GOOD+ Foundation Blog

  • View from the Other Side

    I was the Program Leader for the Fathers First Initiative in Rockaway, Queens for 6 years, and assisted my predecessor for 4 of those years. When a partnership with GOOD+ Foundation was formed, we began to provide fathers in the program with not only goods that they could use for their families and children, but also to provide experiences across New York City that dads otherwise may not have had the opportunity to be a part of. Our partnership grew even stronger when we worked with the ...

  • The Importance of Maternal Mental Health

    I recently had the honor to speak at the White House’s first ever United State of Women Summit, which brought together thousands of thought leaders to delve deeply into key gender equality issues and what needs to be done to improve the state of women in the United States and worldwide. My fellow panelists and I were tasked with discussing both the impact of unintended pregnancy and the needs of teen mothers. It’s an important conversation and much of the hour was dedicated to the...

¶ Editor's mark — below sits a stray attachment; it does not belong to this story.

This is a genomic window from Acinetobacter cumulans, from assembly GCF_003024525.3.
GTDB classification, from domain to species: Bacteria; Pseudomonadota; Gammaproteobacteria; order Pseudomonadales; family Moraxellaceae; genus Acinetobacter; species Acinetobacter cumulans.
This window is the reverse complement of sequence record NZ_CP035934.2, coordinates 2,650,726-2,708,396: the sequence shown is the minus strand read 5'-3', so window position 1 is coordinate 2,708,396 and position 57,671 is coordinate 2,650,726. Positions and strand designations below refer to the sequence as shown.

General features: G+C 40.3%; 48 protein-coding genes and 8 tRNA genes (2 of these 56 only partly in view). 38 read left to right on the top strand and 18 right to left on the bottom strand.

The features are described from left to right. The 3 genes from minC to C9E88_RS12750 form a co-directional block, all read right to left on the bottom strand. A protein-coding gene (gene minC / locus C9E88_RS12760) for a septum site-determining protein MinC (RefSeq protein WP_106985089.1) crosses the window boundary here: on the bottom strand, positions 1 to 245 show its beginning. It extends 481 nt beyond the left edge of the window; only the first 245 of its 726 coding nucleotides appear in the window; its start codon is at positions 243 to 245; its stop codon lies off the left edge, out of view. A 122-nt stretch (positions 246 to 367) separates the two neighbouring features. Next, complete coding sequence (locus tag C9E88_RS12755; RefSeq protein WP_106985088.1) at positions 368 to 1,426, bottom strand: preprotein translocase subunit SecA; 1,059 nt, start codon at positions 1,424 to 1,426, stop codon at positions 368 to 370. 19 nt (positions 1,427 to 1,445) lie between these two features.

• Fifteen Years of Giving Families A Foot Up

    I’m often asked for examples of the GOOD+ Foundation’s impact over the last 15 years. But I have trouble choosing just one. Each story starts with a family in poverty, enduring unimaginable stress as it struggles to meet their child’s most basic needs. Parents who reuse diapers; mothers who carry babies in their arms on long work commutes; babies who sleep in dresser drawers because their parents can’t afford cribs. For these families, diapers are more than a way of k...

  • The Importance of Fathers Being Present

    As a single father of three boys—two young adults and a one-year old!--I always wished I could have participated in a program like Project Fatherhood.  When my first two boys were younger, I had a philosophy that my main role was to make money and provide for my boys financially so that they would have everything they needed.  What I now realize, though, is that focusing so much on work meant that I neglected to give them what they really needed:  ME!  My time&hellip...